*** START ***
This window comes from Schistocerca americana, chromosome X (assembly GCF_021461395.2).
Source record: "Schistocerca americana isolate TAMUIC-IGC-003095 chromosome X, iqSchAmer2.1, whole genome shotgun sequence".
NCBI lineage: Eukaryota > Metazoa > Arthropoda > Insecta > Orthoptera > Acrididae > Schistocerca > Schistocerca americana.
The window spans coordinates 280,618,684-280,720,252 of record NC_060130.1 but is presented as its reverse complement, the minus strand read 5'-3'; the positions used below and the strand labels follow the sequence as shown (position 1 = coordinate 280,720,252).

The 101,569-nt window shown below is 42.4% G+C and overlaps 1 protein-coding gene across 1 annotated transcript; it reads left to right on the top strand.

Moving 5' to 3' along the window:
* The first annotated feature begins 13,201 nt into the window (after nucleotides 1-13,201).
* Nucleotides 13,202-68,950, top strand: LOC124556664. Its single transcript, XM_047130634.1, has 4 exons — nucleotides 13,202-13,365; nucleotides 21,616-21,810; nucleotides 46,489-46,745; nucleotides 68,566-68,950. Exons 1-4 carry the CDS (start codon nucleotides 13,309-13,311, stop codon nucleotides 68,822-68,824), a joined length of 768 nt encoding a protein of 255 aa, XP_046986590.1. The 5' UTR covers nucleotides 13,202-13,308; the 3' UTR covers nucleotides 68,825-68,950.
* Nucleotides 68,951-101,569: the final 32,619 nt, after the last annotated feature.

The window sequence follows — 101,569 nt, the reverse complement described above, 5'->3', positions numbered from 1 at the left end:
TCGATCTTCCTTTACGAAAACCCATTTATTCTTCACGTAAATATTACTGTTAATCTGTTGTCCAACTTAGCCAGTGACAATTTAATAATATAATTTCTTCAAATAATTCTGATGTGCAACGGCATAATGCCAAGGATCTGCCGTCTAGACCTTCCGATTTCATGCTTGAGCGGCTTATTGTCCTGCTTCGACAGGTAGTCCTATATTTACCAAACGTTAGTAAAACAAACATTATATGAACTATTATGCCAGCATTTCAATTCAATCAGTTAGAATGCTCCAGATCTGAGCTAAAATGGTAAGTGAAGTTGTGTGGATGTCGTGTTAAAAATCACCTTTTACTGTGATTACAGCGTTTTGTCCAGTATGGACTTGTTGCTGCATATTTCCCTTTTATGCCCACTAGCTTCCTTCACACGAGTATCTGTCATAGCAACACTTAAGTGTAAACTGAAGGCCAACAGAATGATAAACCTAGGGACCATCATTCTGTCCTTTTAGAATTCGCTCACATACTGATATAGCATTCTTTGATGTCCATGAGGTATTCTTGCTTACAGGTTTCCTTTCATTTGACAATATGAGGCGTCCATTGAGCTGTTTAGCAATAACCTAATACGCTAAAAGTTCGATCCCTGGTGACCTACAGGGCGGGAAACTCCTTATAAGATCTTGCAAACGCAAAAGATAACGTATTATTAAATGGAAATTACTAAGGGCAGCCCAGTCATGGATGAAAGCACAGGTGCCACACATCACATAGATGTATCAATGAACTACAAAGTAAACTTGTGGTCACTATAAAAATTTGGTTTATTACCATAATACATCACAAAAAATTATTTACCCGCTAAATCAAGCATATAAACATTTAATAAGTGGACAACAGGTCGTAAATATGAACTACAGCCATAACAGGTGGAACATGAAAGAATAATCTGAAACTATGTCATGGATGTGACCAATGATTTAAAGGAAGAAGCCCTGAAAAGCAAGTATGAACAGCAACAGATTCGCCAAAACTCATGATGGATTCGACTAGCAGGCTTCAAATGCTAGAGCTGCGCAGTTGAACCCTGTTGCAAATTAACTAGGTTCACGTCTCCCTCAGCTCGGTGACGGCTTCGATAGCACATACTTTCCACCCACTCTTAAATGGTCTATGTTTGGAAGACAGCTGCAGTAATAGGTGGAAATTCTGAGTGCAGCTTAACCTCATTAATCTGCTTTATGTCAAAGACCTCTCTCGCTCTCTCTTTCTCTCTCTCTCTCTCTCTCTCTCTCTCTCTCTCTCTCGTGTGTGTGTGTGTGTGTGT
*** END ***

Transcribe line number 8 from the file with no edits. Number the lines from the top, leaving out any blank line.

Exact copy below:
* Nucleotides 13,202-68,950, top strand: LOC124556664. Its single transcript, XM_047130634.1, has 4 exons — nucleotides 13,202-13,365; nucleotides 21,616-21,810; nucleotides 46,489-46,745; nucleotides 68,566-68,950. Exons 1-4 carry the CDS (start codon nucleotides 13,309-13,311, stop codon nucleotides 68,822-68,824), a joined length of 768 nt encoding a protein of 255 aa, XP_046986590.1. The 5' UTR covers nucleotides 13,202-13,308; the 3' UTR covers nucleotides 68,825-68,950.